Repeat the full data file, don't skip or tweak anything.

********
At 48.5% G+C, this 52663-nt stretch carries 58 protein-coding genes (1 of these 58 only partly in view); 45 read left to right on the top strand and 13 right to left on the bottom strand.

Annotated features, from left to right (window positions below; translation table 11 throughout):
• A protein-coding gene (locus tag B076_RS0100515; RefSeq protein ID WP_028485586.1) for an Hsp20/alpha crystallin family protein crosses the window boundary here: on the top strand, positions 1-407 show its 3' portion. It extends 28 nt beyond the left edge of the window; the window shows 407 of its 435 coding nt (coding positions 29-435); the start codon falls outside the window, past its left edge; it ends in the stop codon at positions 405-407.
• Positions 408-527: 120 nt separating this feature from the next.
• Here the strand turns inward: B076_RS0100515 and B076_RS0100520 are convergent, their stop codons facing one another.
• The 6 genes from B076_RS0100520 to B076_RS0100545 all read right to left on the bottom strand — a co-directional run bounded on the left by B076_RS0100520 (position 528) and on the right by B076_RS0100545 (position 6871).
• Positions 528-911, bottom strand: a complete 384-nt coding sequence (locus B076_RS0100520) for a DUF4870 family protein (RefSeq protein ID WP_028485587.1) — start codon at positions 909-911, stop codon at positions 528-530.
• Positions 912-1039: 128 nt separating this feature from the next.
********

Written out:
At 48.5% G+C, this 52663-nt stretch carries 58 protein-coding genes (1 of these 58 only partly in view); 45 read left to right on the top strand and 13 right to left on the bottom strand.

Annotated features, from left to right (window positions below; translation table 11 throughout):
• A protein-coding gene (locus tag B076_RS0100515; RefSeq protein ID WP_028485586.1) for an Hsp20/alpha crystallin family protein crosses the window boundary here: on the top strand, positions 1-407 show its 3' portion. It extends 28 nt beyond the left edge of the window; the window shows 407 of its 435 coding nt (coding positions 29-435); the start codon falls outside the window, past its left edge; it ends in the stop codon at positions 405-407.
• Positions 408-527: 120 nt separating this feature from the next.
• Here the strand turns inward: B076_RS0100515 and B076_RS0100520 are convergent, their stop codons facing one another.
• The 6 genes from B076_RS0100520 to B076_RS0100545 all read right to left on the bottom strand — a co-directional run bounded on the left by B076_RS0100520 (position 528) and on the right by B076_RS0100545 (position 6871).
• Positions 528-911, bottom strand: a complete 384-nt coding sequence (locus B076_RS0100520) for a DUF4870 family protein (RefSeq protein ID WP_028485587.1) — start codon at positions 909-911, stop codon at positions 528-530.
• Positions 912-1039: 128 nt separating this feature from the next.